Cost of nosocomial infection: Relative contributions of laboratory, antibiotic, and per diem costs in serious Staphylococcus aureus infections

Douglas S. Wakefield, Charles M. Helms, R. Michael Massanari, Motomi Mori, Michael Pfaller

Research output: Contribution to journalArticle

82 Scopus citations


This study reports an analysis of the relative importance of laboratory antibiotic, and per diem costs of caring for 58 patients with serious Staphylococcus aureus nosocomial infections. Laboratory costs accounted for 2%, antibiotics for 21%, and per diem costs for 77% of total infection-related costs. Only 45% of patients were hospitalized for additional days specifically because of infection, but these patients stayed an average of 18 extra days. Nosocomial infections with S. aureus resistant to penicillinase-resistant penicillins (PRP) were more frequently associated with additional infection-related days of hospitalization than were PRP-susceptible infections. The cost of PRP-resistant infections was also significantly greater than PRP-susceptible infections, primarily because of the costs of additional days of hospitalization. Rational strategies to control costs of nosocomial infection should focus on two approaches: (1) prevention and (2) reduction of acute hospital days attributable to infections.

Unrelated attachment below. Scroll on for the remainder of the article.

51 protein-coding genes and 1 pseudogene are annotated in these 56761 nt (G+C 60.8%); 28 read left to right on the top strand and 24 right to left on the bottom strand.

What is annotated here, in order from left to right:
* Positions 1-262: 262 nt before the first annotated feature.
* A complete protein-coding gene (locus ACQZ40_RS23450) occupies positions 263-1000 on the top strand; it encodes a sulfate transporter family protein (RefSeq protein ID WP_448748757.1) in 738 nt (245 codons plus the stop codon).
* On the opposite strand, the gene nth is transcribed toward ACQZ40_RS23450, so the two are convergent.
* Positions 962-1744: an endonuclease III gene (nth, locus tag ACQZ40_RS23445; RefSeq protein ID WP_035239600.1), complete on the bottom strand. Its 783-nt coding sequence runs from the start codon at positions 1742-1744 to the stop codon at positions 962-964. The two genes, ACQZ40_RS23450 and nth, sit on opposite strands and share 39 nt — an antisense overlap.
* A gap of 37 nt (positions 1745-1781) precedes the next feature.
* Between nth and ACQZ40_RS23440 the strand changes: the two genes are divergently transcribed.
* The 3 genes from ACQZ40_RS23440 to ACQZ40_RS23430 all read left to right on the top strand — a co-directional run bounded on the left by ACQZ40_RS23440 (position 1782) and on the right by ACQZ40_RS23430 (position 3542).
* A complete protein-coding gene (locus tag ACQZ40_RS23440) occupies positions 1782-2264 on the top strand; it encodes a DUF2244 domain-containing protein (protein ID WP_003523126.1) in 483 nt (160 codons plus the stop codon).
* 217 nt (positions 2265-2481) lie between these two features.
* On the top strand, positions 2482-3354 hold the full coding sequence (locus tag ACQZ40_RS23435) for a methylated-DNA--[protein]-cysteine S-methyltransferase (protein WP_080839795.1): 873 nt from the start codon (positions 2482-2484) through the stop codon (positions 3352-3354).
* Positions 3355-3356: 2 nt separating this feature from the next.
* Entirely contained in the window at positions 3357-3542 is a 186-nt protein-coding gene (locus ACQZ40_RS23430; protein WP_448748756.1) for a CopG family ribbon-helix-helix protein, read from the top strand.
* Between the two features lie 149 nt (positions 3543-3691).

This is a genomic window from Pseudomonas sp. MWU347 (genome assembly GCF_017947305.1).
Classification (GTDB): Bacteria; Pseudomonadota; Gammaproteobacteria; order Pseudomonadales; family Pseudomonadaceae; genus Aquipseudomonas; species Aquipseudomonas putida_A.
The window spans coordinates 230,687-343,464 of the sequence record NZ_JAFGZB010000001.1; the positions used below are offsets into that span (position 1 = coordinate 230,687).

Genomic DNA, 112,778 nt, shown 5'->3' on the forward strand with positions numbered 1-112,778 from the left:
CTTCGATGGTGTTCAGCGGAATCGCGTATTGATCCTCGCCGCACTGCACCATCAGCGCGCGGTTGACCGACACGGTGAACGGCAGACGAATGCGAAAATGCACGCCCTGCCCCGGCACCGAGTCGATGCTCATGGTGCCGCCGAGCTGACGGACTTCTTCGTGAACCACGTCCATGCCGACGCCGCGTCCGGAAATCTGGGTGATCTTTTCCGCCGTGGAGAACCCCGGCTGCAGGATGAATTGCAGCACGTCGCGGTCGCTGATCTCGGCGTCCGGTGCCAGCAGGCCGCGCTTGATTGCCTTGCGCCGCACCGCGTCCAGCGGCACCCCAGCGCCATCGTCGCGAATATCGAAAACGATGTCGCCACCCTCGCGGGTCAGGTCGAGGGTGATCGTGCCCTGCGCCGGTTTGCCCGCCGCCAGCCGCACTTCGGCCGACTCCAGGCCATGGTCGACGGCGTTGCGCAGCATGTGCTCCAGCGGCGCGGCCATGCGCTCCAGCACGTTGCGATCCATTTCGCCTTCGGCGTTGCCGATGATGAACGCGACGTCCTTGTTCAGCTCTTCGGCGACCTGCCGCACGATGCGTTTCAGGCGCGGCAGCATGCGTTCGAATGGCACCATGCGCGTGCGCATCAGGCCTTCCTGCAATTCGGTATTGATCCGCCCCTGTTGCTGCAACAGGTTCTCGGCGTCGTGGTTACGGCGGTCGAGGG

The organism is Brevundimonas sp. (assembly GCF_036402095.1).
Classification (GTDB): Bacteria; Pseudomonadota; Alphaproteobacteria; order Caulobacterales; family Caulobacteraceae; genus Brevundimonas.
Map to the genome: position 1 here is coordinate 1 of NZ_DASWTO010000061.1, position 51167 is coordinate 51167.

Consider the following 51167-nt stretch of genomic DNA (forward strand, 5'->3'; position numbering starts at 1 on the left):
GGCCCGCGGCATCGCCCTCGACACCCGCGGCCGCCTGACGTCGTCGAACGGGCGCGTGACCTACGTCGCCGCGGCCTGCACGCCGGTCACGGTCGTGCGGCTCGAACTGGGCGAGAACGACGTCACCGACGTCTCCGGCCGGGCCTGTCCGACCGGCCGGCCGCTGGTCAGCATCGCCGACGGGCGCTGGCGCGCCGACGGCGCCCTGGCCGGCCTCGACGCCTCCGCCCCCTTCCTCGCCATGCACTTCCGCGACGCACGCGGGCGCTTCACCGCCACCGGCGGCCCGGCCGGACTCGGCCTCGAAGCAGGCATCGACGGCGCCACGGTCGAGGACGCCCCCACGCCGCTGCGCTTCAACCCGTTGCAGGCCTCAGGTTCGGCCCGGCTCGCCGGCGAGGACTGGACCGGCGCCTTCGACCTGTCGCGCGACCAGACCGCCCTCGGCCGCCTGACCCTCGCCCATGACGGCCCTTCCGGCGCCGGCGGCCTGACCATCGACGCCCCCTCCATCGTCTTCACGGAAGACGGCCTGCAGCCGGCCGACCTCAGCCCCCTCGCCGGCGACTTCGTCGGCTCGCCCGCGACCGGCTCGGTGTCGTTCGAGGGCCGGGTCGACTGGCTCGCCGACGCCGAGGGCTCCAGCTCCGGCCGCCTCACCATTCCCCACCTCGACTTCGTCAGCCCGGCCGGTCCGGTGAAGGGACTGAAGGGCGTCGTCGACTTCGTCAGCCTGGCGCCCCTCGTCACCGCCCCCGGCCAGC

Original languageEnglish (US)
Pages (from-to)185-192
Number of pages8
JournalAJIC: American Journal of Infection Control
Issue number5
StatePublished - Oct 1988


ASJC Scopus subject areas

  • Epidemiology
  • Health Policy
  • Public Health, Environmental and Occupational Health
  • Infectious Diseases

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